Share Email Print
cover

Proceedings Paper

Project status of the Robert Stobie spectrograph near infrared instrument (RSS-NIR) for SALT
Author(s): Marsha J. Wolf; Mark P. Mulligan; Michael P. Smith; Douglas P. Adler; Curtis M. Bartosz; Matthew A. Bershady; David A. H. Buckley; Mahesh P. Burse; Pravin A. Chordia; J. Christopher Clemens; Harland W. Epps; Kristine Garot; Briana L. Indahl; Kurt P. Jaehnig; Ron J. Koch; William P. Mason; Gregory Mosby; Kenneth H. Nordsieck; Jeffrey W. Percival; Sujit Punnadi; Anamparambu N. Ramaprakash; J. Alan Schier; Andrew I. Sheinis; Stephen A. Smee; Donald J. Thielman; Mark W. Werner; Theodore B. Williams; Jeffrey P. Wong
Format Member Price Non-Member Price
PDF $14.40 $18.00

Paper Abstract

The Robert Stobie Spectrograph Near Infrared Instrument (RSS-NIR), a prime focus facility instrument for the 11-meter Southern African Large Telescope (SALT), is well into its laboratory integration and testing phase. RSS-NIR will initially provide imaging and single or multi-object medium resolution spectroscopy in an 8 arcmin field of view at wavelengths of 0.9 - 1.7 μm. Future modes, including tunable Fabry-Perot spectral imaging and polarimetry, have been designed in and can be easily added later. RSS-NIR will mate to the existing visible wavelength RSS-VIS via a dichroic beamsplitter, allowing simultaneous operation of the two instruments in all modes. Multi-object spectroscopy covering a wavelength range of 0.32 - 1.7 μm on 10-meter class telescopes is a rare capability and once all the existing VIS modes are incorporated into the NIR, the combined RSS will provide observational modes that are completely unique. The VIS and NIR instruments share a common telescope focal plane, and slit mask for spectroscopic modes, and collimator optics that operate at ambient observatory temperature. Beyond the dichroic beamsplitter, RSS-NIR is enclosed in a pre-dewar box operating at -40 °C, and within that is a cryogenic dewar operating at 120 K housing the detector and final camera optics and filters. This semi-warm configuration with compartments at multiple operating temperatures poses a number of design and implementation challenges. In this paper we present overviews of the RSSNIR instrument design and solutions to design challenges, measured performance of optical components, detector system optimization results, and an update on the overall project status.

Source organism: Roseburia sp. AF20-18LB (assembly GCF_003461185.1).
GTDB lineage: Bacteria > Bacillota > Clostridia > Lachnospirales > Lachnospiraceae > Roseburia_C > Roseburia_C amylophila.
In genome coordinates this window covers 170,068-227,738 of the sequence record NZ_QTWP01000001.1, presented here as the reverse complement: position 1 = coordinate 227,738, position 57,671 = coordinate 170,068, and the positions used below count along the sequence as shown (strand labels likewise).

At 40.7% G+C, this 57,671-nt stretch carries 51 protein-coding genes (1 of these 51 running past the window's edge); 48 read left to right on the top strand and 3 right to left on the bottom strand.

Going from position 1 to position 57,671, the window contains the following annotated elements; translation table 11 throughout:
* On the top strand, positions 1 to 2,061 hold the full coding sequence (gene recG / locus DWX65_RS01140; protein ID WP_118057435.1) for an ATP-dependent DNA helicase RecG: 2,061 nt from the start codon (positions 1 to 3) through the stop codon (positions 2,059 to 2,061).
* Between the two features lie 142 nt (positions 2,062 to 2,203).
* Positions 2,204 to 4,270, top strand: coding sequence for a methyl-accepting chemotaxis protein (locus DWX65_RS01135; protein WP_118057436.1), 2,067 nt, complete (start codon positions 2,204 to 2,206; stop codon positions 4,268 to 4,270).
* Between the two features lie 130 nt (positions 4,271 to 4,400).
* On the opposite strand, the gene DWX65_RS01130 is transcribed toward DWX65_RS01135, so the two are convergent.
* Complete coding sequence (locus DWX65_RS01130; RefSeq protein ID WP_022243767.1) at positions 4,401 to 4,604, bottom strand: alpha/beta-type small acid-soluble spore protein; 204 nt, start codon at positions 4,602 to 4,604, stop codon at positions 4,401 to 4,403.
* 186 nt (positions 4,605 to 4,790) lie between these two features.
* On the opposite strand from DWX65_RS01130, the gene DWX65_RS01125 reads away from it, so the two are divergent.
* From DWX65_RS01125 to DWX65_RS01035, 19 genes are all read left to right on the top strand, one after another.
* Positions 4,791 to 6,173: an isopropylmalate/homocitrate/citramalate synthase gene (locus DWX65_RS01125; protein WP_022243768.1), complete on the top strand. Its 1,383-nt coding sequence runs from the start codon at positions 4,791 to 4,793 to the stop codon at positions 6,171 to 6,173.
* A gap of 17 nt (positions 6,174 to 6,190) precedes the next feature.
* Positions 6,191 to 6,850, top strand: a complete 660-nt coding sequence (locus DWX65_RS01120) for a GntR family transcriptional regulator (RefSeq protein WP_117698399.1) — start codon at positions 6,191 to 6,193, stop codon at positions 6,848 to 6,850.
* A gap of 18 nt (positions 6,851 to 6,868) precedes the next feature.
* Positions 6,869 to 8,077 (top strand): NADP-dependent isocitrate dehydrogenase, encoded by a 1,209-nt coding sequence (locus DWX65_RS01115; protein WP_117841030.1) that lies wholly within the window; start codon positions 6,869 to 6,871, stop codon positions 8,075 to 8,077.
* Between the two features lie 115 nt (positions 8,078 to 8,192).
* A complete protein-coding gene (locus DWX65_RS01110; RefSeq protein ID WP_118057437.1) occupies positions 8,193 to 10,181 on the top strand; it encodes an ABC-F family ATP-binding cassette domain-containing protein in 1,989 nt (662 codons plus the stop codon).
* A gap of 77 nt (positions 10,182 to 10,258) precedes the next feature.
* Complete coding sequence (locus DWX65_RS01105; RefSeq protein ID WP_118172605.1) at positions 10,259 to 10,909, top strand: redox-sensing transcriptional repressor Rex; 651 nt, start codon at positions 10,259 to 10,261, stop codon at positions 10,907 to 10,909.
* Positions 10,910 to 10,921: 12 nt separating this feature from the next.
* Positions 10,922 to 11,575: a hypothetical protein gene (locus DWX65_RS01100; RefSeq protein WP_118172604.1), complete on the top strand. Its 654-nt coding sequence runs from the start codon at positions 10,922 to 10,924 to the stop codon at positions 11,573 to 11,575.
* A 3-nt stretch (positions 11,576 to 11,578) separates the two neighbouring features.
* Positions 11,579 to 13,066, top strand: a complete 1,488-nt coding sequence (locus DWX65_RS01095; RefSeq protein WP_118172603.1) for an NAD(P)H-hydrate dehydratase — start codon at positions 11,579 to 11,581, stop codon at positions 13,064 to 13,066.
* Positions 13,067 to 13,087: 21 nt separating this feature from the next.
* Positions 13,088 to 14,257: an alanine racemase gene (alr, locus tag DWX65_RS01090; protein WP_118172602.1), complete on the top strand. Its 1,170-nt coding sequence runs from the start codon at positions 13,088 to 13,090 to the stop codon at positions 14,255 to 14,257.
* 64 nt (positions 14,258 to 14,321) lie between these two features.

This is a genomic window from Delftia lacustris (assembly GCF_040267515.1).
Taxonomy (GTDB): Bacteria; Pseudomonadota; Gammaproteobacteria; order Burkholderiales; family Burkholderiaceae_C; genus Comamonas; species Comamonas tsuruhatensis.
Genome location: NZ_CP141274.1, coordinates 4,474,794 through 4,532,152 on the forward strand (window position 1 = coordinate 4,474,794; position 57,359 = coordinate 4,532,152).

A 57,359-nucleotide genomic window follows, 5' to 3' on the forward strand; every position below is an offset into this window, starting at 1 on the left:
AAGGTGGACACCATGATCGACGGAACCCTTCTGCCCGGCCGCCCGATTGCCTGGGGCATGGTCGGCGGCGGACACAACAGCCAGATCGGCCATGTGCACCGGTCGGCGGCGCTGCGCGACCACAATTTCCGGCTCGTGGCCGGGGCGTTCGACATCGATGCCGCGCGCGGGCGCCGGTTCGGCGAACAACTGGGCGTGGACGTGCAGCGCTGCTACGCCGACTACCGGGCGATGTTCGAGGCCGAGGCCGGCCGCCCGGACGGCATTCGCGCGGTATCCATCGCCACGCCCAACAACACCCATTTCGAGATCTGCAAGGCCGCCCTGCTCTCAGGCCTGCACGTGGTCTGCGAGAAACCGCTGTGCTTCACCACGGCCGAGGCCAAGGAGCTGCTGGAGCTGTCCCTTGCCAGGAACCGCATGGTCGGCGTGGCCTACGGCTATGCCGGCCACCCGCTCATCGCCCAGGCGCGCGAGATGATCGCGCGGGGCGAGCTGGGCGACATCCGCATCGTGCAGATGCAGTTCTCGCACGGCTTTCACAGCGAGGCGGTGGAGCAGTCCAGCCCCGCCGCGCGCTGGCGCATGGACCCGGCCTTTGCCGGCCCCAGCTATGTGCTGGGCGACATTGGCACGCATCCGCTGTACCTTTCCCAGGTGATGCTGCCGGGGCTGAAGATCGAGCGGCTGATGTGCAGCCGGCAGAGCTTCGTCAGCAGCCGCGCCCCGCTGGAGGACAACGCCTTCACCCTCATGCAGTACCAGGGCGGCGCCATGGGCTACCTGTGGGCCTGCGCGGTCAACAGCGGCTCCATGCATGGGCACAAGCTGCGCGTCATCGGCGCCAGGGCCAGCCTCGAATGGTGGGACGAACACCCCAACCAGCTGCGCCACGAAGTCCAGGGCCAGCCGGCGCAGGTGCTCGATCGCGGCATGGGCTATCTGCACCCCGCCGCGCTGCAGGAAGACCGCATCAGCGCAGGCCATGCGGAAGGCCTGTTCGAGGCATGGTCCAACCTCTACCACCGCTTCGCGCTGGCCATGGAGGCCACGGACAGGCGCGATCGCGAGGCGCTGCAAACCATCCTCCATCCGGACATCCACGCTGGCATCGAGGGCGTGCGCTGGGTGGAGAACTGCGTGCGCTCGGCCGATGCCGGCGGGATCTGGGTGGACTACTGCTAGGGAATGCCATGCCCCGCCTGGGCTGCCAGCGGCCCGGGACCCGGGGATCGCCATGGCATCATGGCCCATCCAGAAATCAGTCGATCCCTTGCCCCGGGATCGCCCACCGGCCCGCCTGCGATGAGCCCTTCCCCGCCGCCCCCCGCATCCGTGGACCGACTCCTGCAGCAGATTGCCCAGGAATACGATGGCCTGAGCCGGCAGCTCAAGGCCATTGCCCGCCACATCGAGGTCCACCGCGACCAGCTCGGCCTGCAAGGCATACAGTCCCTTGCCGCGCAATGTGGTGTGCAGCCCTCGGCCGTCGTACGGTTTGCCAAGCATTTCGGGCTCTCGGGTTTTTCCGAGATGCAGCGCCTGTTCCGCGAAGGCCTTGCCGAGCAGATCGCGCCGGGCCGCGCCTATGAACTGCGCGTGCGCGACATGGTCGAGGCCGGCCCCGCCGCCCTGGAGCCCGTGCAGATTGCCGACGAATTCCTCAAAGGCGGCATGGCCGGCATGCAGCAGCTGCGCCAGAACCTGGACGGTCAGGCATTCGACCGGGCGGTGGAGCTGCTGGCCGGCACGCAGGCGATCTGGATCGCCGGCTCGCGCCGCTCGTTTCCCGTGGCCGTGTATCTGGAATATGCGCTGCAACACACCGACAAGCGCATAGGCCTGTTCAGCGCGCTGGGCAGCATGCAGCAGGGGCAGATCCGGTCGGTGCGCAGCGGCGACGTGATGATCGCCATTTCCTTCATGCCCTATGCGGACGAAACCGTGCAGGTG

Paper Details

Date Published: 8 July 2014
PDF: 15 pages
Proc. SPIE 9147, Ground-based and Airborne Instrumentation for Astronomy V, 91470B (8 July 2014); doi: 10.1117/12.2056736
Show Author Affiliations
Marsha J. Wolf, Univ. of Wisconsin-Madison (United States)
Mark P. Mulligan, Univ. of Wisconsin-Madison (United States)
Michael P. Smith, Univ. of Wisconsin-Madison (United States)
Douglas P. Adler, Univ. of Wisconsin-Madison (United States)
Curtis M. Bartosz, Univ. of Wisconsin-Madison (United States)
Matthew A. Bershady, Univ. of Wisconsin-Madison (United States)
David A. H. Buckley, South African Astronomical Observatory (South Africa)
Mahesh P. Burse, Inter-Univ. Ctr. for Astronomy and Astrophysics (India)
Pravin A. Chordia, Inter-Univ. Ctr. for Astronomy and Astrophysics (India)
J. Christopher Clemens, The Univ. of North Carolina at Chapel Hill (United States)
Harland W. Epps, Lick Observatory, Univ. of California, Santa Cruz (United States)
Kristine Garot, Univ. of Wisconsin-Madison (United States)
Briana L. Indahl, Univ. of Wisconsin-Madison (United States)
Kurt P. Jaehnig, Univ. of Wisconsin-Madison (United States)
Ron J. Koch, Diron Technologies, Inc. (United States)
William P. Mason, Univ. of Wisconsin-Madison (United States)
Gregory Mosby, Univ. of Wisconsin-Madison (United States)
Kenneth H. Nordsieck, Univ. of Wisconsin-Madison (United States)
Jeffrey W. Percival, Univ. of Wisconsin-Madison (United States)
Sujit Punnadi, Inter-Univ. Ctr. for Astronomy and Astrophysics (India)
Anamparambu N. Ramaprakash, Inter-Univ. Ctr. for Astronomy and Astrophysics (India)
J. Alan Schier, The Pilot Group (United States)
Andrew I. Sheinis, Australian Astronomical Observatory (Australia)
Stephen A. Smee, Johns Hopkins Univ. (United States)
Donald J. Thielman, Univ. of Wisconsin-Madison (United States)
Mark W. Werner, Univ. of Wisconsin-Madison (United States)
Theodore B. Williams, South African Astronomical Observatory (South Africa)
Jeffrey P. Wong, Paradigm Design Inc. (United States)


Published in SPIE Proceedings Vol. 9147:
Ground-based and Airborne Instrumentation for Astronomy V
Suzanne K. Ramsay; Ian S. McLean; Hideki Takami, Editor(s)

© SPIE. Terms of Use
Back to Top